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Spring MOT: top tips to improve your health this season

Spring is the time to give yourself a head-to-toe MOT, harness the wonderful powers of nature and enjoy optimal health, inside and out.

Clinical nutritionist Suzie Sawyer shares her top tips for five health areas where we may need a little support.

Vitamin C: for hair, skin and nails

Close up of attractive woman

One of nature’s true powerhouses, vitamin C is key to glowing and wrinkle-free skin.  It is one of our foremost antioxidants, protecting skin from free radical damage. It is also needed for the production of collagen, our most abundant structural protein in the skin, helping to keep it hydrated, smooth and youthful.

Likewise, keratin, another type of structural protein is especially abundant in nails, keeping them strong and healthy. It also utilises vitamin C to form ketatinocytes.

A selection of foods containing Vitamin C

Vitamin C is quickly excreted from the body and is lost during food storage, cooking and processing so must be eaten every day. The secret to boosting vitamin C is adopting a diet rich in colour.  Colourful fruits and veggies are loaded with vitamin C; check out the colour on your plate at each mealtime; colour equals nutrients.

Vitamin D: to support immunity

A range of immune-boosting foods

Notwithstanding the COVID pandemic, it’s the time of year when many suffer upper respiratory tract infections.  If you’ve had one, you’ll know it’s miserable.  Known as ‘the sunshine vitamin’, vitamin D is essential for a healthy immune system and may protect us from nasty infections, especially during the winter months.  Make sure you’re taking a vitamin D supplement containing a minimum of 10 micrograms daily.

A bowl of garlic

Garlic also has wonderful antiviral and antibacterial qualities.  Blow your germs away with a daily garlic, lemon and honey warm drink.

Probiotics: to support digestion

Close up on stomach with hands making a heart shape to show good digestion

The gut is filled with probiotics – microorganisms introduced into the body for their beneficial effect.  Also known as the gut microbiome, this plays an essential role in how well the digestive system functions.  It’s important to feed these guys with fermented foods including kefir, tempeh, natto, kombucha, miso and kimchi.  In turn, this will help good liver function, especially in breaking down ‘old’ hormones, leading to better hormone balance.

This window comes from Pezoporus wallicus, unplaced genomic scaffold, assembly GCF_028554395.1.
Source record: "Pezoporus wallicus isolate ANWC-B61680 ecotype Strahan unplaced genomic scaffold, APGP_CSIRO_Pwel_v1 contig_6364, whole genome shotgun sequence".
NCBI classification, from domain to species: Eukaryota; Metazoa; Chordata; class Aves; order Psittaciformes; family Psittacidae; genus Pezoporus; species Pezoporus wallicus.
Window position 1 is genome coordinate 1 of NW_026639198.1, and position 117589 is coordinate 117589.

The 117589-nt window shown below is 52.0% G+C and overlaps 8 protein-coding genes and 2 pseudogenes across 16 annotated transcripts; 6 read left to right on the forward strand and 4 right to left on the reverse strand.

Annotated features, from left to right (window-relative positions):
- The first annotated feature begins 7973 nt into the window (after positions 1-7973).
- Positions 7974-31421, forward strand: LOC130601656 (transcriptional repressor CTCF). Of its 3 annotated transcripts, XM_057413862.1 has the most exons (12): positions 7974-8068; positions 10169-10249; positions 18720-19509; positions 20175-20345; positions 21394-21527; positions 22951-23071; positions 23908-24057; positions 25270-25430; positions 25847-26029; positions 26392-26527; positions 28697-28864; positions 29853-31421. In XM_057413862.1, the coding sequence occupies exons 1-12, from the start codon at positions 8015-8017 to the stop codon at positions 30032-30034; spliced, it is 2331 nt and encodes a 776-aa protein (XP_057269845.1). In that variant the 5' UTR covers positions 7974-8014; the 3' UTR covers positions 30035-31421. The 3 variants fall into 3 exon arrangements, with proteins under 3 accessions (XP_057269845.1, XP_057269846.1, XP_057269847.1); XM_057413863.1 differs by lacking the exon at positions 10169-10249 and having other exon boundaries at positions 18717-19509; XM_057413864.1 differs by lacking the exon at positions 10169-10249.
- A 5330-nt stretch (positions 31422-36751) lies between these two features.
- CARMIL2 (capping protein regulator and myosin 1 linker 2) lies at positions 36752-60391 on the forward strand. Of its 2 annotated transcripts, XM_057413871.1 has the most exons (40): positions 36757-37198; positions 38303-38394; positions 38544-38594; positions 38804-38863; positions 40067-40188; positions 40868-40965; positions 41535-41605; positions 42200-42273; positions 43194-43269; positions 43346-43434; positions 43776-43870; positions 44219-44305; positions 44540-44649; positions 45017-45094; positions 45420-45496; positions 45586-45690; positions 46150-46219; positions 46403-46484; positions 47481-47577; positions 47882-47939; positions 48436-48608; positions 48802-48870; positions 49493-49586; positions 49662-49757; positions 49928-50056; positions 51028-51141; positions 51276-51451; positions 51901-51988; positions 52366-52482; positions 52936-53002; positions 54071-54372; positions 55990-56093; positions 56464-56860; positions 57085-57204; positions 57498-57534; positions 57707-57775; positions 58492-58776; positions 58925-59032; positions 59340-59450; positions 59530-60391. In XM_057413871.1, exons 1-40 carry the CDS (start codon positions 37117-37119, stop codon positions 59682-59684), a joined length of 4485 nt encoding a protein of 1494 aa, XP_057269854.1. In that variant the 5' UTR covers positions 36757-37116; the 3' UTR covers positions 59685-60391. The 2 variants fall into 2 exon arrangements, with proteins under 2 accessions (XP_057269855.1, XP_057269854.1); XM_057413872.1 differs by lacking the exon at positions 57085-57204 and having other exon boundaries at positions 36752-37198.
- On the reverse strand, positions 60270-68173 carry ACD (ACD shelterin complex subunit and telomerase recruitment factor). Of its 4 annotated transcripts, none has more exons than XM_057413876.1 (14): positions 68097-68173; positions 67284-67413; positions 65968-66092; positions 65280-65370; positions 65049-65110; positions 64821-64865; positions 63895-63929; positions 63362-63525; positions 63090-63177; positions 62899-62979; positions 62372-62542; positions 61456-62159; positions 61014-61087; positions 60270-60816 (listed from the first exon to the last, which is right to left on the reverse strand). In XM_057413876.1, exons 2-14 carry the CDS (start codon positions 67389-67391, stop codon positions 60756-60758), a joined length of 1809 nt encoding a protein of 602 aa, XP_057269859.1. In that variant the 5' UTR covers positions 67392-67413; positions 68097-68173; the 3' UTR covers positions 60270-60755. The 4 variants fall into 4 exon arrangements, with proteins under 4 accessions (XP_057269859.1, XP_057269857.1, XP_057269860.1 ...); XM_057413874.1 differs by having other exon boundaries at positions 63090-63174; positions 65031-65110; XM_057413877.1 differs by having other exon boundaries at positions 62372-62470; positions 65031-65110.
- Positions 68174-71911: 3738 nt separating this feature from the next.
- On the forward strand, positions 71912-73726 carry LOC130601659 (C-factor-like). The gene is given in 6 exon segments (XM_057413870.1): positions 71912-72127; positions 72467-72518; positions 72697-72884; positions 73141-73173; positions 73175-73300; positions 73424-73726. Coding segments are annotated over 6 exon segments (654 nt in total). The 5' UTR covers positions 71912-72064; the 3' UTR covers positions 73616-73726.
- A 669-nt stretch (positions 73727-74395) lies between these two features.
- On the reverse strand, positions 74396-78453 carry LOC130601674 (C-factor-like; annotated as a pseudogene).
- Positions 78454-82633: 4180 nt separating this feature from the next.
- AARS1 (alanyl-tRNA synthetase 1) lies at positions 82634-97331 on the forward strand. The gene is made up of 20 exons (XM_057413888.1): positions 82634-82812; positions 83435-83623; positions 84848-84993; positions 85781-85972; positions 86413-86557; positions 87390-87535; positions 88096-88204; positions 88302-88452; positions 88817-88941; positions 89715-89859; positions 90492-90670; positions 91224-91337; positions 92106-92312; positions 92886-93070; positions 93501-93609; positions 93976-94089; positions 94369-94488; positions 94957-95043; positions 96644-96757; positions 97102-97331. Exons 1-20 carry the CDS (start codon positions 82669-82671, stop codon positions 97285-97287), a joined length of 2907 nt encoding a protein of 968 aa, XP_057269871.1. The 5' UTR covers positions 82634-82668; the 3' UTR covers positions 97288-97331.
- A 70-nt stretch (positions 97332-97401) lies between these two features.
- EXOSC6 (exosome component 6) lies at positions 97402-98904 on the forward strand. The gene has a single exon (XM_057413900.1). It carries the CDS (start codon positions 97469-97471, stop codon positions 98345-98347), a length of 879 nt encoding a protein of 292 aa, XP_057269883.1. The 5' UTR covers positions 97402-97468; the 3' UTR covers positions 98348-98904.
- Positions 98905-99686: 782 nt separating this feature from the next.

Close up of a bowl of tomatoes

Flavonoid-rich foods which are great for liver health include onions, tomatoes, black and green tea, walnuts, blackberries, rosemary and apples.

Adaptogens: to help destress and balance mood

Close up of woman looking lout of a window whilst feeling sad

When talking about hormones, we often just think about male and female sex hormones, forgetting insulin (needed for blood sugar balance), adrenal hormones (essential for the stress response) and melatonin (our key sleep hormone). In fact, you can’t separate one hormone from another because they are all interlinked and need to work in balance.

For example, if you’re struggling with PMS, this is often related to blood sugar issues, as well as imbalances with oestrogen and progesterone.  Similarly, if you can’t sleep this may be a blood sugar issue as well as high cortisol levels.

Close up of the rhodiola plant

However, nature has the answer with some amazing herbs.  Stress levels during lockdown are understandably high and some people may be heading for a meltdown. The adaptogenic herb, rhodiola, can help reduce symptoms of stress, increase energy levels and help prevent burnout.

Feverfew: to help reduce the impact of migraines

Woman in black and white with red highlighting over forehead to denote headache

Headaches and specifically migraines are debilitating and, stats from the Migraine Trust show over 190,000 migraine attacks occur every day in the UK. Frustratingly, there can be several triggers for migraine, but sometimes they’re caused by foods containing amines such as cured meats, smoked fish, certain cheeses and yeast extracts.  Migraines are also often linked to monthly hormonal changes.

Feverfew flowers

The good news is that the herb feverfew contains a wealth of anti-inflammatory compounds and many other parthenolides. These may help reduce blood vessel constriction as well as acting on the brain’s serotonin system in a similar way to medications used to treat migraine.

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